‘I auditioned to be Tom Cruise’s wife’

A Norwegian former member of the Church of Scientology cult has claimed that she auditioned to become the new wife of Mission Impossible star Tom Cruise.

'I auditioned to be Tom Cruise's wife'
Tom Cruise (L): Flickr and Anette Irene Johansen (R): Anette Irene Johansen
Anette Irene Johansen, from Fredrikstad, south of Oslo, was invited to the mysterious audition at the organisation's Copenhagen branch in 2005, when she had been in the church for three years, several working with tsunami victims in Sri Lanka. 
"They asked me so many questions about my life, my family background, everything I'd ever done in Scientology," she told Australia's Women's Day magazine.
"There was a lot of talk about Tom Cruise at that time – he had just been in Norway hosting the Nobel Peace Prize concert."
Before she left, she had to sign a waiver, promising not to mention anything about the audition.
Two weeks later, she got a call from a man in California who said he was from the 'international management' of Golden Era Productions, a media company run by the church. 
"He said it was about my audition and that he needed to ask some very private questions," she said. "He asked, 'Do you have any sexual perversions?'" 
The auditions were first revealed in Marc Headley's 2009 book, Blown for Good, but Johansen is the first interviewee to go public. 
According To Vanity Fair magazine, Nazanin Boniadi, who dated Cruise until January 2005, was auditioned in October 2004. 
Johansen says she is happy she was not accepted. 
"I think what happened to Katie is terrible. Even now it must be very difficult for her because she still has a child with him. Tom is totally cult-minded. I'm very happy that I was not matched up with him." 
The Church of Scientology denies such auditions ever took place. 
"We stand by our original statement from last year: There was no project, secret or otherwise, ever conducted by the Church to find a bride (via audition or otherwise) for any member of the Church," a spokesperson said.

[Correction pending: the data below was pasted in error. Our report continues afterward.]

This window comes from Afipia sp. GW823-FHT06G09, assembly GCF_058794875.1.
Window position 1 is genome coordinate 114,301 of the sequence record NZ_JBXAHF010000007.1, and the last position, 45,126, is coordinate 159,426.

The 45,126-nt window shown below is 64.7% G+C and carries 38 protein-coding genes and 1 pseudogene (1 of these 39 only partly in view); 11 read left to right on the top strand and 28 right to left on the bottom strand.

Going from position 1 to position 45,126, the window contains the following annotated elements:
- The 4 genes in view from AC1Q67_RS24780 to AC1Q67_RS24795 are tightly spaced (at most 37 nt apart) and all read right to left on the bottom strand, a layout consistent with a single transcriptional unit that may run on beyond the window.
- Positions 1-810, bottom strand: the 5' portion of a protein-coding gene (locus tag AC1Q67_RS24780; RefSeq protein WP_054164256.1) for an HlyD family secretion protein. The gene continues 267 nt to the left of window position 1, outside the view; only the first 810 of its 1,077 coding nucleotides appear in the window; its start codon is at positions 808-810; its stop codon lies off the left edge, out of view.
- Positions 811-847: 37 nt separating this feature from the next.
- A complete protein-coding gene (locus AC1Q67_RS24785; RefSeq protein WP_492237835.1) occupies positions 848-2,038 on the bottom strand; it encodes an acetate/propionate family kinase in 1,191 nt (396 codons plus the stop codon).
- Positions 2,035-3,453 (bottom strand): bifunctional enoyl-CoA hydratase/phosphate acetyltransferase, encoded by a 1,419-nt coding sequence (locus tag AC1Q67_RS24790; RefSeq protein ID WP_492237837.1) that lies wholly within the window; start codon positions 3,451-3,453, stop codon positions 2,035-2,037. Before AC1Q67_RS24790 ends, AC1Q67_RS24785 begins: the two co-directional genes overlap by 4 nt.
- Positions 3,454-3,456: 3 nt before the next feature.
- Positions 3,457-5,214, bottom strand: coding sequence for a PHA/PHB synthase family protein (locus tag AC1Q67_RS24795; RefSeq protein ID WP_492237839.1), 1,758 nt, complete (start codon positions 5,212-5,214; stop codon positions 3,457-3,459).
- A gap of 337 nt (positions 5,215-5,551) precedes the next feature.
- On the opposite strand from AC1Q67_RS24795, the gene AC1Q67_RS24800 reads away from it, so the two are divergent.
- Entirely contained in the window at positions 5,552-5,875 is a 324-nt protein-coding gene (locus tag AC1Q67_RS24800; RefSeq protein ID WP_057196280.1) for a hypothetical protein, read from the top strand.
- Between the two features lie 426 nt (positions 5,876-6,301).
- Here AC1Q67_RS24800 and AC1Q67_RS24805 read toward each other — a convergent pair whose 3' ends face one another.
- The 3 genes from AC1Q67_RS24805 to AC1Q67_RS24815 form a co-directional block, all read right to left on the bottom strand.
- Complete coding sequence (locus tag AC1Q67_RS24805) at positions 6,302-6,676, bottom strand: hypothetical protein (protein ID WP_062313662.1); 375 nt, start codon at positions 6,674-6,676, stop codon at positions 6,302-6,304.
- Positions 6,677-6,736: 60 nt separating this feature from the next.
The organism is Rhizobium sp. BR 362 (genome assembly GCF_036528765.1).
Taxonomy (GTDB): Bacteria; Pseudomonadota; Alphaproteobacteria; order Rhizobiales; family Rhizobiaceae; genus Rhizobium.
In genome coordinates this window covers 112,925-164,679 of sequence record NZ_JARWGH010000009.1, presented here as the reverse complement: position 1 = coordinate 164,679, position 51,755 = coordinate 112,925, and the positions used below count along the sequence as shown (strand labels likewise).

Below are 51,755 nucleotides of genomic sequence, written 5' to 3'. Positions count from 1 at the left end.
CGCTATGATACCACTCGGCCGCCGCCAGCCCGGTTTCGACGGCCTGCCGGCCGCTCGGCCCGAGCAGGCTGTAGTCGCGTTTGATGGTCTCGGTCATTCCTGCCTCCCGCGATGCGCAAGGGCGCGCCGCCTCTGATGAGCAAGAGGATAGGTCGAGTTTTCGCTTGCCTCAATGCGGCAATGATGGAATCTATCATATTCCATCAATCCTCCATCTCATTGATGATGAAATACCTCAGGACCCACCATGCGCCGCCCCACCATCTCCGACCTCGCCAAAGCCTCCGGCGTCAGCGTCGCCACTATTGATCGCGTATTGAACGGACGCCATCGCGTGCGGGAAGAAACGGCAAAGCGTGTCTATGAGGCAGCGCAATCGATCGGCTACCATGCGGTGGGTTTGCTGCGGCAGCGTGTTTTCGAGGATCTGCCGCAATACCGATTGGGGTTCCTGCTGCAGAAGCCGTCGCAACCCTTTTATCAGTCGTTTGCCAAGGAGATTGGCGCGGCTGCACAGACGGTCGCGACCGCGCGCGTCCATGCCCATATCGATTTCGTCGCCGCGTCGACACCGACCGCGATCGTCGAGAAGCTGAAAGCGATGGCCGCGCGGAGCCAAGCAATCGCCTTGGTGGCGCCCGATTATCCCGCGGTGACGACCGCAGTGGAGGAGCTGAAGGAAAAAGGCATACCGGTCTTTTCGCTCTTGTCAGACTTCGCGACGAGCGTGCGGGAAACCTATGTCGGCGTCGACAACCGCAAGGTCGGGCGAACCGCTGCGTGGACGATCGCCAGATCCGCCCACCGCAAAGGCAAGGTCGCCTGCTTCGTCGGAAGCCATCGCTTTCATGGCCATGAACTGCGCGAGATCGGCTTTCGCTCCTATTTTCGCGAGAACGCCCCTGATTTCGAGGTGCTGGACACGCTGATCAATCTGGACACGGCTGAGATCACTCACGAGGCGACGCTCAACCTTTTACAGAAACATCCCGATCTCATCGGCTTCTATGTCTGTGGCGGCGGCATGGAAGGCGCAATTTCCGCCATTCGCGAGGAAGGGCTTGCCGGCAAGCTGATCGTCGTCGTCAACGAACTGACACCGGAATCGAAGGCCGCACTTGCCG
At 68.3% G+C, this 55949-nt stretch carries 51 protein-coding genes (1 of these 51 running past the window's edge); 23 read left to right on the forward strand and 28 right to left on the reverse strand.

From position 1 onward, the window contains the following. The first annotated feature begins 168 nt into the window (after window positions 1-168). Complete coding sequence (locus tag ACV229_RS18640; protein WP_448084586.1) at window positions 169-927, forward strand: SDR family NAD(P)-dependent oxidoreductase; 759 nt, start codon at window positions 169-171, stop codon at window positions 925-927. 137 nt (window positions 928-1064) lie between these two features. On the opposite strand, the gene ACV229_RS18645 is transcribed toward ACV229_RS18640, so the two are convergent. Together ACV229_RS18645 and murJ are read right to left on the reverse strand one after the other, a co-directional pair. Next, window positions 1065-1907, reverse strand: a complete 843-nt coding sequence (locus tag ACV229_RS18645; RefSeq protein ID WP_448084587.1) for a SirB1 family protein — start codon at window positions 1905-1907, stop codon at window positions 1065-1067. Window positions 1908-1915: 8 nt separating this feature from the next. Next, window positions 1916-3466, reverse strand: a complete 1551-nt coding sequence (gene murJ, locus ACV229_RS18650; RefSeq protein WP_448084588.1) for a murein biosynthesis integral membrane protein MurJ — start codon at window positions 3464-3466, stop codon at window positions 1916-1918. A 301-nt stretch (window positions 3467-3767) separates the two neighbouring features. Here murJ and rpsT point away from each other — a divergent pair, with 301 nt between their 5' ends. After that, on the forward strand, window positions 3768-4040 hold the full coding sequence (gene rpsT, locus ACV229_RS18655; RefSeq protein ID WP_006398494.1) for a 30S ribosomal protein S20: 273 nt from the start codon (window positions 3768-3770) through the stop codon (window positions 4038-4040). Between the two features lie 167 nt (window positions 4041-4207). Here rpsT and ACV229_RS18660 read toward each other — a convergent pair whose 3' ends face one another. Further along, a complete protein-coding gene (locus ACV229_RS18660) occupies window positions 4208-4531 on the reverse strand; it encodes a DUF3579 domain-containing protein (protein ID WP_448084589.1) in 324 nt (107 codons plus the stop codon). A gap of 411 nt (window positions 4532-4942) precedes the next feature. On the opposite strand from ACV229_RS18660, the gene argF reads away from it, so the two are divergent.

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Scientologists are ‘rearming’ in Copenhagen: researcher

Scientologists have opened a new, major church in Copenhagen, and its location in the Danish capital is no coincidence according to an expert researcher.

Scientologists are 'rearming' in Copenhagen: researcher
File photo: franky242/Depositphotos
The new church, strategically placed in Copenhagen's iconic Nytorv square, opened last weekend, reports Politiken.
According to the organisation itself, more than 2500 people attended the opening day celebrations. The Church of Scientology stated its new building in Denmark was “the next step in the growth of the church.”
Peter Birkelund Andersen, an associate professor of cross-cultural and regional studies at the University of Copenhagen, who has studied Scientology for many years, calls the move a “rearmament.”
“They went for a central location. And it's a deliberate move to open the church a stone's throw from (the pedestrian street) Strøget, with lots of passers-by which the Scientologists want to get in touch with,” Birkelund Andersen told Politiken.
“This is a sign that they are rearming for something they believe could become a new expansion,” he said.
Copenhagen is also the home to the Church of Scientology's European headquarters, with members from all over the world visiting the course centre on Jernbanegade. 
Apart from the new Nytorv church, there is one more church in Copenhagen, and one in Aarhus. But the new church stands out from the others, according to Birkelund Andersen, in that it invites passers-by to come inside from the street.
“I believe that to be a strategic choice, which gives you a good picture of what Scientology wants: to get more people inside and show that they have beautiful and newly-refurbished premises, compared to the yellow exhibition tents with folding tables at Strøget, for instance, where they have invited people until now,” he said.
According to Anette Refstrup, head communications at the Church of Scientology in Denmark, the organisation employs around 1000 people in the country, 170 of whom work at the new church in Nytorv.
She also stated that the Church, which is not recognised as a religious community in Denmark, sends out members' magazines to around 25,000 people in the country. But not all of these are active members.
“I would estimate that around 4000-5000 have been active lately,” Refstrup told Politiken.
But Birkelund Andersen thinks the figures are exaggerated, estimating Denmark has a total of 2000-4000 Scientologists.

“The Church of Scientology itself would say that they have a large and steady membership growth here in Denmark. They stress that there's a constant expansion. But I find that hard to see, even though it is true that there's recruitment happening all the time,” he told Politiken.